Unease grows in Punjab as Canada-India tensions deepen | CBC News

Unease grows in Punjab as Canada-India tensions deepen | CBC News


The anxiety is palpable on the streets of Punjab, India’s only state with a majority Sikh population, following Canada’s allegations linking Indian government agents to the killing of Canadian citizen and pro-Khalistan activist Hardeep Singh Nijjar on Canadian soil.

Many in Sikh-majority state wary of fallout from allegations surrounding Canadian citizen’s death

Salimah Shivji · CBC News


Rising Canada-India tensions worry some in Punjab

CBC’s Salimah Shivji reports from India’s Sikh-majority Punjab state, where some locals are feeling the fallout from Canada’s bombshell allegations over the government of India’s involvement in the death of Hardeep Singh Nijjar.

Steps from the old quarter of Amritsar, the holiest city for the Sikh community, 62-year- old Ashok Kumar tended his newspaper stand, with the dailies perched precariously on the seat of a scooter, and sighed. The headlines are dominated by the news — in English and Punjabi — of the bitter diplomatic fight between India and Canada, and Kumar doesn’t like it.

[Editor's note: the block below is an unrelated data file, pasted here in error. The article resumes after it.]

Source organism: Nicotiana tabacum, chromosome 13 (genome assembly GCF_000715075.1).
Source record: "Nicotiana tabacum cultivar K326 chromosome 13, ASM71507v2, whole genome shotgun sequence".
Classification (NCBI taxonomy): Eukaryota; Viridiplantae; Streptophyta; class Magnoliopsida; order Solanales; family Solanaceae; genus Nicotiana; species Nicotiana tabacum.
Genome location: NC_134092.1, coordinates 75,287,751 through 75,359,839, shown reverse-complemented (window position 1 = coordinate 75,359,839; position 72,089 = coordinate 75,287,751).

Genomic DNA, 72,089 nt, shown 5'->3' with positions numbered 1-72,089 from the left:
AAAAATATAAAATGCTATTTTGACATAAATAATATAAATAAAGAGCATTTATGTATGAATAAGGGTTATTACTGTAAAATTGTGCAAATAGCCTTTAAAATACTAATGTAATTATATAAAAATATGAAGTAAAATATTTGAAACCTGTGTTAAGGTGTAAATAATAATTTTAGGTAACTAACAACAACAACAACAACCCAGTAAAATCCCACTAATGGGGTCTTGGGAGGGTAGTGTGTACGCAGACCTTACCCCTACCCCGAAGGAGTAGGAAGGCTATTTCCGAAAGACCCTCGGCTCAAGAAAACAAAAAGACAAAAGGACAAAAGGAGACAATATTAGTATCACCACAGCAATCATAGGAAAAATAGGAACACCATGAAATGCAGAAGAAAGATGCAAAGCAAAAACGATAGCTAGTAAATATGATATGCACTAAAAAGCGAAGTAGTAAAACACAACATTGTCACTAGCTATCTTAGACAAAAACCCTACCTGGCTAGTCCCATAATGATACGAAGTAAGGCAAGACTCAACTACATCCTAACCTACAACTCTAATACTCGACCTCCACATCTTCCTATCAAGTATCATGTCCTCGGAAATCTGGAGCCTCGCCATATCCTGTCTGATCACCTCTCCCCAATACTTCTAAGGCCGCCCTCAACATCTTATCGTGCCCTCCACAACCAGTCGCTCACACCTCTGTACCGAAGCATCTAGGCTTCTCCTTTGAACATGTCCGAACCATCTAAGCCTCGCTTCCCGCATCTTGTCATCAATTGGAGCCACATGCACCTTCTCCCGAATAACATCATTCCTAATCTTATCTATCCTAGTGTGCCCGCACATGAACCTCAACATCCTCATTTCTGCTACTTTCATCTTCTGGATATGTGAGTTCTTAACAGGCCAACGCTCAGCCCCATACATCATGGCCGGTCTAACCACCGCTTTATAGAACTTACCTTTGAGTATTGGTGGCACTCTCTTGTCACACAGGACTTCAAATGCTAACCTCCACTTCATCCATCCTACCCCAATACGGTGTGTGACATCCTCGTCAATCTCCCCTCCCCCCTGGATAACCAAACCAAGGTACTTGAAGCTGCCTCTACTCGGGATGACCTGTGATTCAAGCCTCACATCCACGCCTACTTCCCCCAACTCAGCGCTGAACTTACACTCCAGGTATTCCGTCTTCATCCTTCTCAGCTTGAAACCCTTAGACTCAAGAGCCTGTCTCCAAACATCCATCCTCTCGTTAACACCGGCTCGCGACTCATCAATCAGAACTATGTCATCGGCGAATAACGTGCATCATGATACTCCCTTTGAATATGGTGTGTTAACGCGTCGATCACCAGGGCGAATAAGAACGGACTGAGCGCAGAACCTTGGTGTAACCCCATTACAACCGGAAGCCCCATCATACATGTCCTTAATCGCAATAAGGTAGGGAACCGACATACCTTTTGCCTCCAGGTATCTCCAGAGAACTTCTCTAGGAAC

“This shouldn’t be happening,” said Kumar, especially with what he called “baseless speculation” from Canada’s prime minister, Justin Trudeau.

The newspaper vendor told CBC News that everyone in his corner of Punjab is paying close attention to the growing rancour between the two countries, following the bombshell statement from Trudeau that Canada is pursuing “credible allegations” that link Indian government agents to the killing of Hardeep Singh Nijjar, a Canadian citizen, on Canadian soil.

Nijjar was campaigning for an independent Sikh state called Khalistan. New Delhi considered him a terrorist.

India has angrily rejected Canada’s allegations, calling them “absurd” and politically motivated.

A man looks through some newspapers piled on the seat of a scooter.

Newspaper vendor Ashok Kumar tends to his stand in Amritsar on Saturday. Kumar has had a busy week, with many people in India’s northern Punjab state anxious to keep up with the diplomatic twists and turns of the deepening tensions between India and Canada. (Salimah Shivji/CBC News)